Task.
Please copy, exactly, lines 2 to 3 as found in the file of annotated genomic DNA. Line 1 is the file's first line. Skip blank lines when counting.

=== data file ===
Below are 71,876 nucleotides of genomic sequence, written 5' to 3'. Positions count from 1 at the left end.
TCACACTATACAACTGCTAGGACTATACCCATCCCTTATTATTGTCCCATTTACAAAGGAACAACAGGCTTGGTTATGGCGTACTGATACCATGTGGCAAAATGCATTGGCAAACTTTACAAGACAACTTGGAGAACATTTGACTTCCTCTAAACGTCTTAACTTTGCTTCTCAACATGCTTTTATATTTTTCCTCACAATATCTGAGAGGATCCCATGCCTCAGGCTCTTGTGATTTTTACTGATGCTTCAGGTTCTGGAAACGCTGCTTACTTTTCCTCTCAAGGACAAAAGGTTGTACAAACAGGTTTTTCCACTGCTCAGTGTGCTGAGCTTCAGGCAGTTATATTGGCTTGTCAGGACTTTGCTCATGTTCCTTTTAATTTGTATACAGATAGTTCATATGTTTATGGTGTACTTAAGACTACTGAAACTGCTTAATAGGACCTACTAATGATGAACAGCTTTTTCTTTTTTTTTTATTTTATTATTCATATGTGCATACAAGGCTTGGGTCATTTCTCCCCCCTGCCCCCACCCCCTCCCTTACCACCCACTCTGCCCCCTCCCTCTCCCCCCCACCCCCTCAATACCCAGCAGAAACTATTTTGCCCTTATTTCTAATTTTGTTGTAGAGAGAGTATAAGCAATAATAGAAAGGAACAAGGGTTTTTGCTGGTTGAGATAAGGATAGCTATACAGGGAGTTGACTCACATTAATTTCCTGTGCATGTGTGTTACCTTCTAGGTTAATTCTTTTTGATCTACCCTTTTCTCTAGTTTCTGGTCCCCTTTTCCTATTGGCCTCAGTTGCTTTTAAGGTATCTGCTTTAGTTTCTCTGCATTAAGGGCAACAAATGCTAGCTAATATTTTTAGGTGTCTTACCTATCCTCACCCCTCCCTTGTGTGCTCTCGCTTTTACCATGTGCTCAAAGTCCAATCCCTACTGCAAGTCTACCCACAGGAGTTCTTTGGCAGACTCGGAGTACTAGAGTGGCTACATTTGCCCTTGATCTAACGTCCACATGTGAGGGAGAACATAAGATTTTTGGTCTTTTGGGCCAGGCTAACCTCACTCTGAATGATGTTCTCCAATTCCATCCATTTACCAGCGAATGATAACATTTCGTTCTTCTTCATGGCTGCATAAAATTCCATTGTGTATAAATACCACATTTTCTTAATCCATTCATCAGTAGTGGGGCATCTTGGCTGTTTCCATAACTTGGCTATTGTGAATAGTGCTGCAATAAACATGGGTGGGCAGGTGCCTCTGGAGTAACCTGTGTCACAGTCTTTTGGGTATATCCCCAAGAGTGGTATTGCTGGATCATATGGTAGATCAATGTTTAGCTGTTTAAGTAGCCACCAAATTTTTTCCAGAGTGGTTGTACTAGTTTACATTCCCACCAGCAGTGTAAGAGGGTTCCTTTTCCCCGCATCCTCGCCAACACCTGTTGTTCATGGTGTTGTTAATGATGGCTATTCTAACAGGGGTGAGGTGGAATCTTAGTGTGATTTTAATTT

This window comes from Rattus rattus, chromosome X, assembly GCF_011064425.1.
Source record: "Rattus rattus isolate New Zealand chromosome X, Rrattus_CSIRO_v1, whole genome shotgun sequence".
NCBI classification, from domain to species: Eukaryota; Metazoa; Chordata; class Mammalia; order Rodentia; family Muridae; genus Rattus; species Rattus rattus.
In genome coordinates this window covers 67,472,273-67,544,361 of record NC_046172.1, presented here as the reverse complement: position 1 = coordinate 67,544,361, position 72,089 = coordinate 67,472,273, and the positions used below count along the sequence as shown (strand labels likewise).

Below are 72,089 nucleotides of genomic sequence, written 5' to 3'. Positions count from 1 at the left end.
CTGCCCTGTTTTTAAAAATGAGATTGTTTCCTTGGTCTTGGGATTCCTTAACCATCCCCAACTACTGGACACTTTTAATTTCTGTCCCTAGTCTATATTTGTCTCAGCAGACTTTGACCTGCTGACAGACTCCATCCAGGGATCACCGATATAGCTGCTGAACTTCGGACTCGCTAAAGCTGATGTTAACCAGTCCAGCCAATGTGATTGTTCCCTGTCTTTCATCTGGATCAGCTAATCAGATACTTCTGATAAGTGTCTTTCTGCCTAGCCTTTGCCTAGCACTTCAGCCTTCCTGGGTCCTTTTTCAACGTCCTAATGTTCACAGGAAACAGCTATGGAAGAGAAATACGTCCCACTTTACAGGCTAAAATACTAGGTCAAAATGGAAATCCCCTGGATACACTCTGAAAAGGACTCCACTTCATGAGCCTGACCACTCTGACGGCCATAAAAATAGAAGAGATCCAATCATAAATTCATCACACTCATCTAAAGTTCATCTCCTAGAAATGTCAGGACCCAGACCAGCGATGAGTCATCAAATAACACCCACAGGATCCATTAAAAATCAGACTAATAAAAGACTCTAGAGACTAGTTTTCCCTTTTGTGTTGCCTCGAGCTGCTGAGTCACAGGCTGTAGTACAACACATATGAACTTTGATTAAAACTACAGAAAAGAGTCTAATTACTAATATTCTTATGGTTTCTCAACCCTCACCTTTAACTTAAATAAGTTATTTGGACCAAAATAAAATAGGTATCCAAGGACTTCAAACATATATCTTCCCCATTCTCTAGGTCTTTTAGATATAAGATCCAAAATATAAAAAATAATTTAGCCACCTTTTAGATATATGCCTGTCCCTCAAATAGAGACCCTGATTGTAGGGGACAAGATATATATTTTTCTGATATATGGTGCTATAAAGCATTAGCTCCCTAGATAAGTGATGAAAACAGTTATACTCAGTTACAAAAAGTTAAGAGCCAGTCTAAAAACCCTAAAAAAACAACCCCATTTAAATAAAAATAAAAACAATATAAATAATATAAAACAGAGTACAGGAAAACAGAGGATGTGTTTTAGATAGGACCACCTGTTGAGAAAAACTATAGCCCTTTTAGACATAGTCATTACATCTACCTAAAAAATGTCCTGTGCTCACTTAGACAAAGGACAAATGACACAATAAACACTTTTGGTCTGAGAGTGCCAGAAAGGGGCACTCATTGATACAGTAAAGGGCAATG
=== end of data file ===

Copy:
TCACACTATACAACTGCTAGGACTATACCCATCCCTTATTATTGTCCCATTTACAAAGGAACAACAGGCTTGGTTATGGCGTACTGATACCATGTGGCAAAATGCATTGGCAAACTTTACAAGACAACTTGGAGAACATTTGACTTCCTCTAAACGTCTTAACTTTGCTTCTCAACATGCTTTTATATTTTTCCTCACAATATCTGAGAGGATCCCATGCCTCAGGCTCTTGTGATTTTTACTGATGCTTCAGGTTCTGGAAACGCTGCTTACTTTTCCTCTCAAGGACAAAAGGTTGTACAAACAGGTTTTTCCACTGCTCAGTGTGCTGAGCTTCAGGCAGTTATATTGGCTTGTCAGGACTTTGCTCATGTTCCTTTTAATTTGTATACAGATAGTTCATATGTTTATGGTGTACTTAAGACTACTGAAACTGCTTAATAGGACCTACTAATGATGAACAGCTTTTTCTTTTTTTTTTATTTTATTATTCATATGTGCATACAAGGCTTGGGTCATTTCTCCCCCCTGCCCCCACCCCCTCCCTTACCACCCACTCTGCCCCCTCCCTCTCCCCCCCACCCCCTCAATACCCAGCAGAAACTATTTTGCCCTTATTTCTAATTTTGTTGTAGAGAGAGTATAAGCAATAATAGAAAGGAACAAGGGTTTTTGCTGGTTGAGATAAGGATAGCTATACAGGGAGTTGACTCACATTAATTTCCTGTGCATGTGTGTTACCTTCTAGGTTAATTCTTTTTGATCTACCCTTTTCTCTAGTTTCTGGTCCCCTTTTCCTATTGGCCTCAGTTGCTTTTAAGGTATCTGCTTTAGTTTCTCTGCATTAAGGGCAACAAATGCTAGCTAATATTTTTAGGTGTCTTACCTATCCTCACCCCTCCCTTGTGTGCTCTCGCTTTTACCATGTGCTCAAAGTCCAATCCCTACTGCAAGTCTACCCACAGGAGTTCTTTGGCAGACTCGGAGTACTAGAGTGGCTACATTTGCCCTTGATCTAACGTCCACATGTGAGGGAGAACATAAGATTTTTGGTCTTTTGGGCCAGGCTAACCTCACTCTGAATGATGTTCTCCAATTCCATCCATTTACCAGCGAATGATAACATTTCGTTCTTCTTCATGGCTGCATAAAATTCCATTGTGTATAAATACCACATTTTCTTAATCCATTCATCAGTAGTGGGGCATCTTGGCTGTTTCCATAACTTGGCTATTGTGAATAGTGCTGCAATAAACATGGGTGGGCAGGTGCCTCTGGAGTAACCTGTGTCACAGTCTTTTGGGTATATCCCCAAGAGTGGTATTGCTGGATCATATGGTAGATCAATGTTTAGCTGTTTAAGTAGCCACCAAATTTTTTCCAGAGTGGTTGTACTAGTTTACATTCCCACCAGCAGTGTAAGAGGGTTCCTTTTCCCCGCATCCTCGCCAACACCTGTTGTTCATGGTGTTGTTAATGATGGCTATTCTAACAGGGGTGAGGTGGAATCTTAGTGTGATTTTAATTT

This window comes from Rattus rattus, chromosome X, assembly GCF_011064425.1.